16 Oct How Is Drug Testing Useful?
Over the years, drug testing has become more prevalent in a variety of situations: for pre-employment screenings, for drug rehab centers, for concerned parents. While drug testing has benefits, many argue that it is an ineffective (and expensive) tool. So how is drug testing useful?
Main Types of Drug Testing
While there are numerous forms of drug testing, the most common are:
- urine testing
- saliva testing
- blood testing
- hair testing
Typically, these screen for a number of different substances at once, including marijuana, benzodiazepines, opiates, amphetamines and cocaine.
Drug testing definitely has a number of benefits. Some of these include:
- Knowing that a drug test is imminent can sometimes make a person choose to refrain from using substances.
- For employers, drug tests can give insight into a potential employee’s drug habits.
- A positive drug screen can alert concerned parents or family members to a drug problem and give them the opportunity to intervene if and when necessary.
There are also a number of downsides to drug testing. Some of these include:
- Drug testing, both from an at home and a pre-employment standpoint, is expensive.
- Different drugs stay in the system for different lengths of time, so a drug test isn’t necessarily an accurate assessment of someone’s overall drug habits. For example, MDMA (also known as ecstasy) will only show up on a urine or blood screen for 3-4 days after use. So if a drug test is performed after that period, even if the person had used MDMA the previous week, the test would come out negative.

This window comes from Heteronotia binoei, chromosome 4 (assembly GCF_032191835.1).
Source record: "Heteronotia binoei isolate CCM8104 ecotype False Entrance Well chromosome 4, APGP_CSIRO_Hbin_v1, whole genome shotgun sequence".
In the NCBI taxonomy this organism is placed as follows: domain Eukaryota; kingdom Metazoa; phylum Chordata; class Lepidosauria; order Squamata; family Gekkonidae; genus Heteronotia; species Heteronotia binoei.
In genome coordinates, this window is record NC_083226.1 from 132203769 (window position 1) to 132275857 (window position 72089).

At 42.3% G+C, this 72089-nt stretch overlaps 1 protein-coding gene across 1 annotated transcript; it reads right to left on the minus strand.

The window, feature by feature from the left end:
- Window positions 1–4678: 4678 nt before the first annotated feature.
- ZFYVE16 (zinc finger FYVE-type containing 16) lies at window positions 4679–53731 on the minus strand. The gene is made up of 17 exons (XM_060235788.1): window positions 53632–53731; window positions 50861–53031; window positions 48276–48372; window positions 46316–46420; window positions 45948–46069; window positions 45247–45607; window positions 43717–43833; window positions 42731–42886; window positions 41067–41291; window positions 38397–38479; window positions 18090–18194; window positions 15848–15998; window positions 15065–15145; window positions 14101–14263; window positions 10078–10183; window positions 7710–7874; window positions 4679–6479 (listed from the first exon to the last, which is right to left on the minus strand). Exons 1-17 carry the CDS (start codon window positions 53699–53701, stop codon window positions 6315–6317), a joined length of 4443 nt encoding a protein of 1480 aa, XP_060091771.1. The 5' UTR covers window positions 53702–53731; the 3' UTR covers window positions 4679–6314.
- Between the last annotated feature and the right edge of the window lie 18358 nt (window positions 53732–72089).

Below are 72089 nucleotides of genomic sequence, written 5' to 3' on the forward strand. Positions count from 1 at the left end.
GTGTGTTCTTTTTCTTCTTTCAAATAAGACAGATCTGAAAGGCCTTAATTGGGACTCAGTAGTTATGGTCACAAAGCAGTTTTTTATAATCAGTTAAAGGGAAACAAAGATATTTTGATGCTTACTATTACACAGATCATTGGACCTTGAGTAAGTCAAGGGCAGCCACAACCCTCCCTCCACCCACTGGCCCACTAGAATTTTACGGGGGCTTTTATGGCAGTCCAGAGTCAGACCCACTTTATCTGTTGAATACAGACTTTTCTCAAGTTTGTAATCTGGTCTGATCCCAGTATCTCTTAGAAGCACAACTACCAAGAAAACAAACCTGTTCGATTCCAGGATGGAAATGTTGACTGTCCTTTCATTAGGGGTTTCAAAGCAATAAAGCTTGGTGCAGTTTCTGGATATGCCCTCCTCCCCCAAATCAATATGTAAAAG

- False positives. Certain medications (such as certain anxiety and ADHD medications) can show up on drug tests and cause a false positive.
- False negatives. There are a number of products available to “mask” certain drugs on a drug test. If a person knows they are going to be screened, they can easily obtain one of these products (often called “cleanses”) to pass the drug screen.
- Drug tests also need to be witnessed to ensure the most accurate results. Testees can, and often do, obtain urine or other bodily fluids from someone else in order to pass a drug test.
The Final Say
While drug testing has its place, it is not necessarily the most effective way to get answers about someone’s drug habits. If you suspect your child or loved one might be using drugs, the best start is to open up a conversation and let them know that help is available should they need it.